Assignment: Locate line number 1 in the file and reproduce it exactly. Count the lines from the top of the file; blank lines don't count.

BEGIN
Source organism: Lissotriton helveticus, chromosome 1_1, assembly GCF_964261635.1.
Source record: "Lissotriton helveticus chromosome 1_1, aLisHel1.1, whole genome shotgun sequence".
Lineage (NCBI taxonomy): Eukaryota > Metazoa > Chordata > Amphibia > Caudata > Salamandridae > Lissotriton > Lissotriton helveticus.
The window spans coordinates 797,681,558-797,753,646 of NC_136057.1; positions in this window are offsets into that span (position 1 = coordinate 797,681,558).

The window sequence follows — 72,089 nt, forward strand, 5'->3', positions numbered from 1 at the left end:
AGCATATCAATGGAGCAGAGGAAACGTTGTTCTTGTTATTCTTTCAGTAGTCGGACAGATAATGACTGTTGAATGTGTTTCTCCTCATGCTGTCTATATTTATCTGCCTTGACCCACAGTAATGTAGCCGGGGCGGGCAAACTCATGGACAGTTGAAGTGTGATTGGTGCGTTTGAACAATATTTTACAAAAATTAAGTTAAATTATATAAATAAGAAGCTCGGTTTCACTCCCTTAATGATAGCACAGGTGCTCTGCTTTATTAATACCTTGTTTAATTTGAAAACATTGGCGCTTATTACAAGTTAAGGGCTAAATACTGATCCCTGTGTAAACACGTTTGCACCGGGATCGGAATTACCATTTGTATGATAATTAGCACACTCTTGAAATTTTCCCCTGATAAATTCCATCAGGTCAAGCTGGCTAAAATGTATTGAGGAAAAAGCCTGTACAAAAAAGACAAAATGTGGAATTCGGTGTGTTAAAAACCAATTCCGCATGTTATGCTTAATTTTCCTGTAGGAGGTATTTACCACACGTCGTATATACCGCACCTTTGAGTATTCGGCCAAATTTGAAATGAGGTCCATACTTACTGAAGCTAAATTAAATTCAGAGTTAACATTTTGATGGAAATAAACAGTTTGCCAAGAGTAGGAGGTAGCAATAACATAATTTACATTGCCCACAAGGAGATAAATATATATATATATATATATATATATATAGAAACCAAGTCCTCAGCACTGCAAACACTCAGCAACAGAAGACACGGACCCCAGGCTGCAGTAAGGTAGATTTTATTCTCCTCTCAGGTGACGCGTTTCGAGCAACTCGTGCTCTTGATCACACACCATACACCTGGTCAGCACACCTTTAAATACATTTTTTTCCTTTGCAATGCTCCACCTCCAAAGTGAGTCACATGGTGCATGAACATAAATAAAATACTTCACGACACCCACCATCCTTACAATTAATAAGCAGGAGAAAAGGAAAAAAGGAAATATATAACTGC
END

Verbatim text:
Source organism: Lissotriton helveticus, chromosome 1_1, assembly GCF_964261635.1.